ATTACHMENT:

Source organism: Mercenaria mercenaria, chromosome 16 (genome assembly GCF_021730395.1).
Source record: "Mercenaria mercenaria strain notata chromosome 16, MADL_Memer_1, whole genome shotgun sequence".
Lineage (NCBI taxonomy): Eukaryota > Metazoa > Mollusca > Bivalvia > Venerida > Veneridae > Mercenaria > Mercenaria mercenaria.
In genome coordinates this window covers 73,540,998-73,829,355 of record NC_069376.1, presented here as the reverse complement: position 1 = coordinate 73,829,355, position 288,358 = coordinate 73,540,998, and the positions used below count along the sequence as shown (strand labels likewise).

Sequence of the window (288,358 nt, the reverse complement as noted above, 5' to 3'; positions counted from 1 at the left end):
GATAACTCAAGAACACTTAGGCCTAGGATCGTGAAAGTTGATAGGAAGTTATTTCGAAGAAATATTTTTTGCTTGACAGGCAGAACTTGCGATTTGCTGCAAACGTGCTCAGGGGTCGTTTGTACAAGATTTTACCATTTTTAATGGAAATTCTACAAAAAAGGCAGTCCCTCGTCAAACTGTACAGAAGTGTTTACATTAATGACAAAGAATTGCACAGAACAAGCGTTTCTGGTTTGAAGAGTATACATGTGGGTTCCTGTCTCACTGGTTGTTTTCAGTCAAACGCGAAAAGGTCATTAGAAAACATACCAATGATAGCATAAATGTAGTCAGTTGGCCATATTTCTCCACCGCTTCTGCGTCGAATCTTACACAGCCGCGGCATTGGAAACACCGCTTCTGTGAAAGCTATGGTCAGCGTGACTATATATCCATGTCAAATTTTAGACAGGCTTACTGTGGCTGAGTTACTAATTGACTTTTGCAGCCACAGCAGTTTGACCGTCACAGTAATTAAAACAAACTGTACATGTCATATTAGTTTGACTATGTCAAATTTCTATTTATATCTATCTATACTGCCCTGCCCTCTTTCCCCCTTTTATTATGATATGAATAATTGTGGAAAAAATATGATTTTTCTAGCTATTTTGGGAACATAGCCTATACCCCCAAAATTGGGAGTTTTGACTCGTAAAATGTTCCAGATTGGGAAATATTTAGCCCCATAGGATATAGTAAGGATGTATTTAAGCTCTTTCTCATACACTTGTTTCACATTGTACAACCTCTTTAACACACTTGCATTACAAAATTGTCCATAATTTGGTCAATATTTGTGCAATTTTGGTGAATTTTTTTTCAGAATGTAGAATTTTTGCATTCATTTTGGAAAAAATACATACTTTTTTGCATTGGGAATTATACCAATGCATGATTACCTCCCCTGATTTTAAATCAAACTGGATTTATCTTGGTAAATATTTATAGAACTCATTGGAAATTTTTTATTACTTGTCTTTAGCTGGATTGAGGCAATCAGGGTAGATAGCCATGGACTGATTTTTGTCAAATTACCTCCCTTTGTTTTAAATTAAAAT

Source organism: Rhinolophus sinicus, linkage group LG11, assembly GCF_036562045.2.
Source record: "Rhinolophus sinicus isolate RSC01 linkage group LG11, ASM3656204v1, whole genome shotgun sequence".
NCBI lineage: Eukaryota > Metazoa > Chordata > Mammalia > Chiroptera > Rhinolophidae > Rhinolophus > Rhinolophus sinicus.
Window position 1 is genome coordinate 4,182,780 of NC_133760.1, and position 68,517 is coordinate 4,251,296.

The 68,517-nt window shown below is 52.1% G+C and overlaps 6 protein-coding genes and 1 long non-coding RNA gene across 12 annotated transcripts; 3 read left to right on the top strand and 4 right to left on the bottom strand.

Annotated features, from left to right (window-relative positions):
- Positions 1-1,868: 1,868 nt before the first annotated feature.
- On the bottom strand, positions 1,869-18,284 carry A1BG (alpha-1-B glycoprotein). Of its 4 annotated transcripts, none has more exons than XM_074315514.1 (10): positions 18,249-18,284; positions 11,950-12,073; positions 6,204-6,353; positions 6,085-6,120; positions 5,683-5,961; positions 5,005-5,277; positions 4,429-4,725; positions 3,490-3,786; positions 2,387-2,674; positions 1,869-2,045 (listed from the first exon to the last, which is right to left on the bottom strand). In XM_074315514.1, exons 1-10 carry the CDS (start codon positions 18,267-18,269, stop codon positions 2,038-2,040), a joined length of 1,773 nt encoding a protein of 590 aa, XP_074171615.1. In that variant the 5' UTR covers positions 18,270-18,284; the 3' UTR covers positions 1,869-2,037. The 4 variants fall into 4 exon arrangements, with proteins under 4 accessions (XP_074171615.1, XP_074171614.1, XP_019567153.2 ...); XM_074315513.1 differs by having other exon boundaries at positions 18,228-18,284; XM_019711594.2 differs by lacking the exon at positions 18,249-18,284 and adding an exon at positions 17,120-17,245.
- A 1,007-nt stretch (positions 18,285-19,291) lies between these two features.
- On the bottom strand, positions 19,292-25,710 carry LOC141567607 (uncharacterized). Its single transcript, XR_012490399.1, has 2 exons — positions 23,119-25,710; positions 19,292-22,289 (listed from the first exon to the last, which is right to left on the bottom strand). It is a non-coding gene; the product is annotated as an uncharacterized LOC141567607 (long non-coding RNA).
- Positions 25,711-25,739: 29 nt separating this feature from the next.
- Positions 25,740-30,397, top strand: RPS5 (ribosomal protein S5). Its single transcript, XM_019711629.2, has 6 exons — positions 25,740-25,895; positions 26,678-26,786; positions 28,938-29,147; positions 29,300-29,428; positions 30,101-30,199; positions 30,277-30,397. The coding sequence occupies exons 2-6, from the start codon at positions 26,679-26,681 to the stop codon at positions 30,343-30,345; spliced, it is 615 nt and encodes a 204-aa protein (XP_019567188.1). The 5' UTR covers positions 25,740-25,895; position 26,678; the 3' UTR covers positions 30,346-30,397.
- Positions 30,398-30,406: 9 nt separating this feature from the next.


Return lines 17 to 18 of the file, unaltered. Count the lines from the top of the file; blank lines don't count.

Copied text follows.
- Positions 25,711-25,739: 29 nt separating this feature from the next.
- Positions 25,740-30,397, top strand: RPS5 (ribosomal protein S5). Its single transcript, XM_019711629.2, has 6 exons — positions 25,740-25,895; positions 26,678-26,786; positions 28,938-29,147; positions 29,300-29,428; positions 30,101-30,199; positions 30,277-30,397. The coding sequence occupies exons 2-6, from the start codon at positions 26,679-26,681 to the stop codon at positions 30,343-30,345; spliced, it is 615 nt and encodes a 204-aa protein (XP_019567188.1). The 5' UTR covers positions 25,740-25,895; position 26,678; the 3' UTR covers positions 30,346-30,397.